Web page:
I remember siting in a dimly lit carriage, the smell of beer and rank body odor slithering throughout. Teenagers must be aboard, I whisper. As the clime appreciably improves, droves of mindless party-goers litter the trains stumbling to and fro in alcohol-induced stupefaction. The silence with which the youths embark the train belies their capacity for the rambunctious. Each one carefully glides down the aisle with an obvious sense of self-consciousness. Always towards the back.
Everyone can see your bag of tall boys, I’d mumble.
A rough tug of the train’s departure is swiftly followed by the crack and hiss of light beer. Slurps and gulps soon resonate throughout the metal tube. Some cheers and a few howls pass before the feeling of exasperation overtakes me. It’s not long before exasperation is overtaken by rage as I hear the brief acknowledgements of rambunctious beer culture.
Aluminum crashing. Beer splashing.
Sigh. “Amateurs,” I lament.
I stroke my beard with a firm hand and then reach toward my leather satchel. Along the exterior, my hand follows the impressions of two cold twenty-four ounce cylinders.
“Only 45 minutes more,” I whisper to myself. “And then… I’m in the city.”
So, excuse my last post. I didn’t write anything. That was intentional.
It was meant to highlight the fallibility of human minds. I made the title for the post and then had told myself I should write something about it later. I scheduled the post and forgot about it. It was all part of the plan.
I have recently been inundated with questions about the Mandela Effect. I had never heard of such a phenomenon, hence my surprise when several friends independently brought the topic to my attention. Any perceptive reader will perhaps be able to guess what my stance is on this ‘effect’.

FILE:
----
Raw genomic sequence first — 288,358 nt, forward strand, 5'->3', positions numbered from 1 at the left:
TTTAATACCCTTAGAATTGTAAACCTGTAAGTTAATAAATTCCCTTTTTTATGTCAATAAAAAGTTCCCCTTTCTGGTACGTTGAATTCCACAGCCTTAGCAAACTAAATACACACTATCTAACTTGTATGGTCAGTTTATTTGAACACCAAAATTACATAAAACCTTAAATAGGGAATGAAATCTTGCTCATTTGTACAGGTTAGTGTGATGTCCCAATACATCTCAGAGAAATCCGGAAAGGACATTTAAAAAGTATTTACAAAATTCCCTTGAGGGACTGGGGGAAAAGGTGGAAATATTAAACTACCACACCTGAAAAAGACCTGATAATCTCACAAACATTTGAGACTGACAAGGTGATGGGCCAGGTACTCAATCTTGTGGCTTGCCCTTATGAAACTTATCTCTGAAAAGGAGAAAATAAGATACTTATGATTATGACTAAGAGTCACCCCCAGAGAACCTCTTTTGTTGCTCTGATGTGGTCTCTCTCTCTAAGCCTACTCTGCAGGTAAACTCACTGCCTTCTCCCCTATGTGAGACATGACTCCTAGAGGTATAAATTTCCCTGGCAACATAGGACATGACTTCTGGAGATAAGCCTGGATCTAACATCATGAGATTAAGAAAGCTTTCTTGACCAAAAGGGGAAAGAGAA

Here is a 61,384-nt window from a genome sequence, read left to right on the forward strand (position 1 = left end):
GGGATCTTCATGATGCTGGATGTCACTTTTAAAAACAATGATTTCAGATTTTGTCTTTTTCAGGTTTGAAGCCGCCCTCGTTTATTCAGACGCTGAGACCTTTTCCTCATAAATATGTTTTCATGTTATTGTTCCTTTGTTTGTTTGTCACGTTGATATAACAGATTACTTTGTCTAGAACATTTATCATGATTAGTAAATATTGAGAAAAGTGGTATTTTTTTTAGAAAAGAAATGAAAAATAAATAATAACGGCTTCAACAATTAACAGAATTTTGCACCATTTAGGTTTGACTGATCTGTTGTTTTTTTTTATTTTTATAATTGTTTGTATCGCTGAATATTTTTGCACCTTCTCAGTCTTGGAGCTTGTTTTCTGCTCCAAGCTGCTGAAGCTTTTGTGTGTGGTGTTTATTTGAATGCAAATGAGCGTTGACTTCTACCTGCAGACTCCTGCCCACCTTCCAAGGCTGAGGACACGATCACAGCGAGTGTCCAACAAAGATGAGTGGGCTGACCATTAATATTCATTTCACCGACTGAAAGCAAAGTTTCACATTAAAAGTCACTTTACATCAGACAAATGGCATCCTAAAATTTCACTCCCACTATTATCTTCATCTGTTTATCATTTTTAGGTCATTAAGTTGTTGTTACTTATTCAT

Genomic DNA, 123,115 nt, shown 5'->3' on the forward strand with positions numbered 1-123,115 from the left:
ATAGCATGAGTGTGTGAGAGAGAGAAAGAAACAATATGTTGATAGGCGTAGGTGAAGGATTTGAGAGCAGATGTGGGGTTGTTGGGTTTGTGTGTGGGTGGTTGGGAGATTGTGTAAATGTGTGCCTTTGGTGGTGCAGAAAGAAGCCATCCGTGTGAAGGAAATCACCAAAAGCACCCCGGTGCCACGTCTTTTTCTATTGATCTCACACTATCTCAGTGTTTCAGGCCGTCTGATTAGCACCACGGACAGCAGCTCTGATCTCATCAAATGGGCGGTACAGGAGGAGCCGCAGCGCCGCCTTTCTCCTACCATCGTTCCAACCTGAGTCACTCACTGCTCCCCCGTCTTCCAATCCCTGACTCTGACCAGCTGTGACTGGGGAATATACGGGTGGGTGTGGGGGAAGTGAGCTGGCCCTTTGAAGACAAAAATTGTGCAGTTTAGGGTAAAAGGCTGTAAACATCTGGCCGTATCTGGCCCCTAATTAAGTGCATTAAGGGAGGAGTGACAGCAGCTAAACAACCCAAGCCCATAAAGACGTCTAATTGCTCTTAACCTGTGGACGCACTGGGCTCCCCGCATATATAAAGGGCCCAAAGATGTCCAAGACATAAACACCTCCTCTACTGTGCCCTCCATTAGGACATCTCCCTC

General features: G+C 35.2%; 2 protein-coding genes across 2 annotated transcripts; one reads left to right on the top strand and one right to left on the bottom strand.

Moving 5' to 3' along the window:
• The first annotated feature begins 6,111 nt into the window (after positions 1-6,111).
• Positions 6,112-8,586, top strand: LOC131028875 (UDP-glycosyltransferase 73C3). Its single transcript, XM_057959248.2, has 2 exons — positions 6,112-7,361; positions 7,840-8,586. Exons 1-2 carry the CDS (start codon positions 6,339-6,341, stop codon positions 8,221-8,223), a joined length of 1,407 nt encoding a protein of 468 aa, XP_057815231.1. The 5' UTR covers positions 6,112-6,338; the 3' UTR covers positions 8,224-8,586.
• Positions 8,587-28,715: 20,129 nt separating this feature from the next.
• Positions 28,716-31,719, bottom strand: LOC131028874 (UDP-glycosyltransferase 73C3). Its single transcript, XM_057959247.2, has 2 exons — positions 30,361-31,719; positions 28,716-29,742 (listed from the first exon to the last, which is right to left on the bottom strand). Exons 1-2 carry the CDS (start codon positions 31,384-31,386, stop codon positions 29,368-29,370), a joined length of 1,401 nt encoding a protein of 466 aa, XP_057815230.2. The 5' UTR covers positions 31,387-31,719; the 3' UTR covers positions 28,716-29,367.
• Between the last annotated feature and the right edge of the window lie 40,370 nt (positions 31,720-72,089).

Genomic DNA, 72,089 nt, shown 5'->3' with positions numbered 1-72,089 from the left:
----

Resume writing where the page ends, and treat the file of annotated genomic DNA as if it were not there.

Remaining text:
It’s bullshit. Sorry folks.
Continue reading “Stop the Mandela Effect (Take 2) “
Everyone should be scientifically literate. QED.
In a perfect world, the post would end there.
Unfortunately, when one thinks of science, I fear that people think about packed lecture halls with professors spouting outrageous chemical formulae and jargon that is typically lost and forgotten by the binge-drinking student. Perhaps one thinks about monstrously heavy textbooks and endless lab reports with poor calculations and fabricated data, obscure charts, and incomprehensible words. Worse still are the countless hours lost memorizing lecture notes and textbook passages only to disappear within a network of overloaded neurons the following semester.
A significant portion of the terminology used in the sciences is not understood by the average person. Even individuals with a background in the sciences can seldom navigate the dense thicket of specialized research. Regrettably, this broad topic can seem daunting to most for the aforesaid reasons, and still more daunting for those trying to make educated choices based on the latest research.